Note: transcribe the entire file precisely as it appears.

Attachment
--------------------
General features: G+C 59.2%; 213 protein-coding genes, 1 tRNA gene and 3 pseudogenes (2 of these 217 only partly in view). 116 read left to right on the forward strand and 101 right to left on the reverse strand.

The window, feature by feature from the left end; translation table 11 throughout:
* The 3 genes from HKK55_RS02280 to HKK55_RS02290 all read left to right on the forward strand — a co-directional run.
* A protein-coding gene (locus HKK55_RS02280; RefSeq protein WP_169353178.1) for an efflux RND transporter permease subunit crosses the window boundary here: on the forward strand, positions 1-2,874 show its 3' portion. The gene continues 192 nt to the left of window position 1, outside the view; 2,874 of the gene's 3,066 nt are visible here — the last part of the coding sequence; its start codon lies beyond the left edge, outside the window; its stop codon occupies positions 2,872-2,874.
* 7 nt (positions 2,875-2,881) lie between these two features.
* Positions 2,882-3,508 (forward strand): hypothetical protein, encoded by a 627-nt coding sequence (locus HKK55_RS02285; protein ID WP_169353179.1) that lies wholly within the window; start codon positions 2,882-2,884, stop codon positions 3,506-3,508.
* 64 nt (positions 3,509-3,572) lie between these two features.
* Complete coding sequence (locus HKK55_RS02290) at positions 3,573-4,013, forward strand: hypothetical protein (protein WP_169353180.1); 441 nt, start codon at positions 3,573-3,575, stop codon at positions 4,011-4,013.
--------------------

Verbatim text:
General features: G+C 59.2%; 213 protein-coding genes, 1 tRNA gene and 3 pseudogenes (2 of these 217 only partly in view). 116 read left to right on the forward strand and 101 right to left on the reverse strand.

The window, feature by feature from the left end; translation table 11 throughout:
* The 3 genes from HKK55_RS02280 to HKK55_RS02290 all read left to right on the forward strand — a co-directional run.
* A protein-coding gene (locus HKK55_RS02280; RefSeq protein WP_169353178.1) for an efflux RND transporter permease subunit crosses the window boundary here: on the forward strand, positions 1-2,874 show its 3' portion. The gene continues 192 nt to the left of window position 1, outside the view; 2,874 of the gene's 3,066 nt are visible here — the last part of the coding sequence; its start codon lies beyond the left edge, outside the window; its stop codon occupies positions 2,872-2,874.
* 7 nt (positions 2,875-2,881) lie between these two features.
* Positions 2,882-3,508 (forward strand): hypothetical protein, encoded by a 627-nt coding sequence (locus HKK55_RS02285; protein ID WP_169353179.1) that lies wholly within the window; start codon positions 2,882-2,884, stop codon positions 3,506-3,508.
* 64 nt (positions 3,509-3,572) lie between these two features.
* Complete coding sequence (locus HKK55_RS02290) at positions 3,573-4,013, forward strand: hypothetical protein (protein WP_169353180.1); 441 nt, start codon at positions 3,573-3,575, stop codon at positions 4,011-4,013.